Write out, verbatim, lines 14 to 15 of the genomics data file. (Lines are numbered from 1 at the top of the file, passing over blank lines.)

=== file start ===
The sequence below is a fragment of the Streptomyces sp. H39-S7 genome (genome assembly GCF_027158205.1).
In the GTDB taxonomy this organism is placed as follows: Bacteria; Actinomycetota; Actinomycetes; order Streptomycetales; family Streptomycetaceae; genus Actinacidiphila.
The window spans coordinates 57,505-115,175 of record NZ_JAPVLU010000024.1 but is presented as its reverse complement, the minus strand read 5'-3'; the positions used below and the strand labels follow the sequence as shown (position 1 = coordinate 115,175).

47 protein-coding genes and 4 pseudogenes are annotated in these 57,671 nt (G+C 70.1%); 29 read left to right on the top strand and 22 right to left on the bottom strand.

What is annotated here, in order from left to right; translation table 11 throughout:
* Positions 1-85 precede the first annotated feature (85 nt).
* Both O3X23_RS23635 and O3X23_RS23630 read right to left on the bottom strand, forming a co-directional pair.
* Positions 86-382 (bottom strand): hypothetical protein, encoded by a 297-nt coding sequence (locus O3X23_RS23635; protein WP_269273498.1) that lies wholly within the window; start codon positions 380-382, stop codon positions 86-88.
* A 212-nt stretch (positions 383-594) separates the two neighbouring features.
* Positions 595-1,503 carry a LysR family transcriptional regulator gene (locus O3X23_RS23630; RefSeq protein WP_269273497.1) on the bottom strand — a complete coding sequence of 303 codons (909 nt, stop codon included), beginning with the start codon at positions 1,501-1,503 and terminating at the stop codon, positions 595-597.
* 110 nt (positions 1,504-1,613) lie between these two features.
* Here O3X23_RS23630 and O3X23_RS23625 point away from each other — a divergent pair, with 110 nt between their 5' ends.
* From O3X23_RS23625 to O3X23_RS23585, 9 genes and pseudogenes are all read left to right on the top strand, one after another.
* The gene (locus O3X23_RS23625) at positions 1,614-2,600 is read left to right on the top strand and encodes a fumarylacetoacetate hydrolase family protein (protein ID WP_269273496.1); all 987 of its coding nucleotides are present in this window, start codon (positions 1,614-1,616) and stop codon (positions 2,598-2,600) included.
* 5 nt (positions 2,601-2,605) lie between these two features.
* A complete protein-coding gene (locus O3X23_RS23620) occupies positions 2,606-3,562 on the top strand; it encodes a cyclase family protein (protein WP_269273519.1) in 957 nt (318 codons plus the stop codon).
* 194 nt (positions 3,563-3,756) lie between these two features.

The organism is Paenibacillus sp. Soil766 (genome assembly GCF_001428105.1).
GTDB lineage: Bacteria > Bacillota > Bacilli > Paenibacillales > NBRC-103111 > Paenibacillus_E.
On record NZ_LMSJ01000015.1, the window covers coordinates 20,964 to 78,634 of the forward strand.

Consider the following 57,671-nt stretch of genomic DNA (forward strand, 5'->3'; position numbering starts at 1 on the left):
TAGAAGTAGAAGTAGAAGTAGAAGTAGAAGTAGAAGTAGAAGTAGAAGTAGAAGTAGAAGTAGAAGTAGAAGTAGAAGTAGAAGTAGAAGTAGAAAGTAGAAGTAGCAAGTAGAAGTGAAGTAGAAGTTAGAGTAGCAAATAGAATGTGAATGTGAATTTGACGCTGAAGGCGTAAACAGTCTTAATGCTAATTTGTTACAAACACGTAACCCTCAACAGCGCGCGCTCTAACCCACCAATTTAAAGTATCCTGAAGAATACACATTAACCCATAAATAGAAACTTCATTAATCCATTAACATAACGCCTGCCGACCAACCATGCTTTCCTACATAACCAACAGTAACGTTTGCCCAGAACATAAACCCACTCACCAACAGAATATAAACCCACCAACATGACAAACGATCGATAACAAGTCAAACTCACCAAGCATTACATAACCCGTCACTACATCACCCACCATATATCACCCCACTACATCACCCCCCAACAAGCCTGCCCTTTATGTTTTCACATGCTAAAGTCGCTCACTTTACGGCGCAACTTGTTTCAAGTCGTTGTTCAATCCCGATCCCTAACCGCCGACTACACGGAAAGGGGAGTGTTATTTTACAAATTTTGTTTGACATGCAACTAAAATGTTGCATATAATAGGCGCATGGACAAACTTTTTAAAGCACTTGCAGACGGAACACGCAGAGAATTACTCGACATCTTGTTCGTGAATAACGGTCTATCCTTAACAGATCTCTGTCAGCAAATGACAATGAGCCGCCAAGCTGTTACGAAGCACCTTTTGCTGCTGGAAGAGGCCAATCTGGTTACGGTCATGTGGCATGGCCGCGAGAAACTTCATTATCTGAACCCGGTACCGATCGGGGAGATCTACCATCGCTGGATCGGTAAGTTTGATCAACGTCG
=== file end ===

* The gene (locus O3X23_RS23625) at positions 1,614-2,600 is read left to right on the top strand and encodes a fumarylacetoacetate hydrolase family protein (protein ID WP_269273496.1); all 987 of its coding nucleotides are present in this window, start codon (positions 1,614-1,616) and stop codon (positions 2,598-2,600) included.
* 5 nt (positions 2,601-2,605) lie between these two features.